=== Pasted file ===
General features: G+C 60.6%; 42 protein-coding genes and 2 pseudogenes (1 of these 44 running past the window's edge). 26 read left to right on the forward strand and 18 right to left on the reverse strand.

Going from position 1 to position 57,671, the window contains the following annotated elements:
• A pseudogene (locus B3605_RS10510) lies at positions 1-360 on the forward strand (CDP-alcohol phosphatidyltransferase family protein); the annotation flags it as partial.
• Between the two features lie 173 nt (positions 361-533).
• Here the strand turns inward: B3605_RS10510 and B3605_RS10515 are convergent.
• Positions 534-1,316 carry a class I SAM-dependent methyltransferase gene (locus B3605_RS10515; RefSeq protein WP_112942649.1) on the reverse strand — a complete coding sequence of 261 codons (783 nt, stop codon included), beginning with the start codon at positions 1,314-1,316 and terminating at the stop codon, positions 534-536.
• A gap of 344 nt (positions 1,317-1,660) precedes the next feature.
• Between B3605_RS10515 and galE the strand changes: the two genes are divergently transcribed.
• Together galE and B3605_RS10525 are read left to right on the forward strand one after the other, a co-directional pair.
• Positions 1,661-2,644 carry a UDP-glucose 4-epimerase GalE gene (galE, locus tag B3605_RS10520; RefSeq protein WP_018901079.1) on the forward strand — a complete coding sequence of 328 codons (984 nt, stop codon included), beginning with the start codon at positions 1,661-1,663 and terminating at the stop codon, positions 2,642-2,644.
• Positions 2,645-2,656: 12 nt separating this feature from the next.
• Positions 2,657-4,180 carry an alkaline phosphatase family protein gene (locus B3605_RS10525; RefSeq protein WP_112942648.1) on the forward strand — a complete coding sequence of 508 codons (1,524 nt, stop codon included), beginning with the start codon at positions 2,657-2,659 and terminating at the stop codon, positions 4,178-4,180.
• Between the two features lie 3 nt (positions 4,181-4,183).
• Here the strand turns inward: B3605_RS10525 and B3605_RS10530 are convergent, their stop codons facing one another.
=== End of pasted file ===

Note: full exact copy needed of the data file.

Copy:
General features: G+C 60.6%; 42 protein-coding genes and 2 pseudogenes (1 of these 44 running past the window's edge). 26 read left to right on the forward strand and 18 right to left on the reverse strand.

Going from position 1 to position 57,671, the window contains the following annotated elements:
• A pseudogene (locus B3605_RS10510) lies at positions 1-360 on the forward strand (CDP-alcohol phosphatidyltransferase family protein); the annotation flags it as partial.
• Between the two features lie 173 nt (positions 361-533).
• Here the strand turns inward: B3605_RS10510 and B3605_RS10515 are convergent.
• Positions 534-1,316 carry a class I SAM-dependent methyltransferase gene (locus B3605_RS10515; RefSeq protein WP_112942649.1) on the reverse strand — a complete coding sequence of 261 codons (783 nt, stop codon included), beginning with the start codon at positions 1,314-1,316 and terminating at the stop codon, positions 534-536.
• A gap of 344 nt (positions 1,317-1,660) precedes the next feature.
• Between B3605_RS10515 and galE the strand changes: the two genes are divergently transcribed.
• Together galE and B3605_RS10525 are read left to right on the forward strand one after the other, a co-directional pair.
• Positions 1,661-2,644 carry a UDP-glucose 4-epimerase GalE gene (galE, locus tag B3605_RS10520; RefSeq protein WP_018901079.1) on the forward strand — a complete coding sequence of 328 codons (984 nt, stop codon included), beginning with the start codon at positions 1,661-1,663 and terminating at the stop codon, positions 2,642-2,644.
• Positions 2,645-2,656: 12 nt separating this feature from the next.
• Positions 2,657-4,180 carry an alkaline phosphatase family protein gene (locus B3605_RS10525; RefSeq protein WP_112942648.1) on the forward strand — a complete coding sequence of 508 codons (1,524 nt, stop codon included), beginning with the start codon at positions 2,657-2,659 and terminating at the stop codon, positions 4,178-4,180.
• Between the two features lie 3 nt (positions 4,181-4,183).
• Here the strand turns inward: B3605_RS10525 and B3605_RS10530 are convergent, their stop codons facing one another.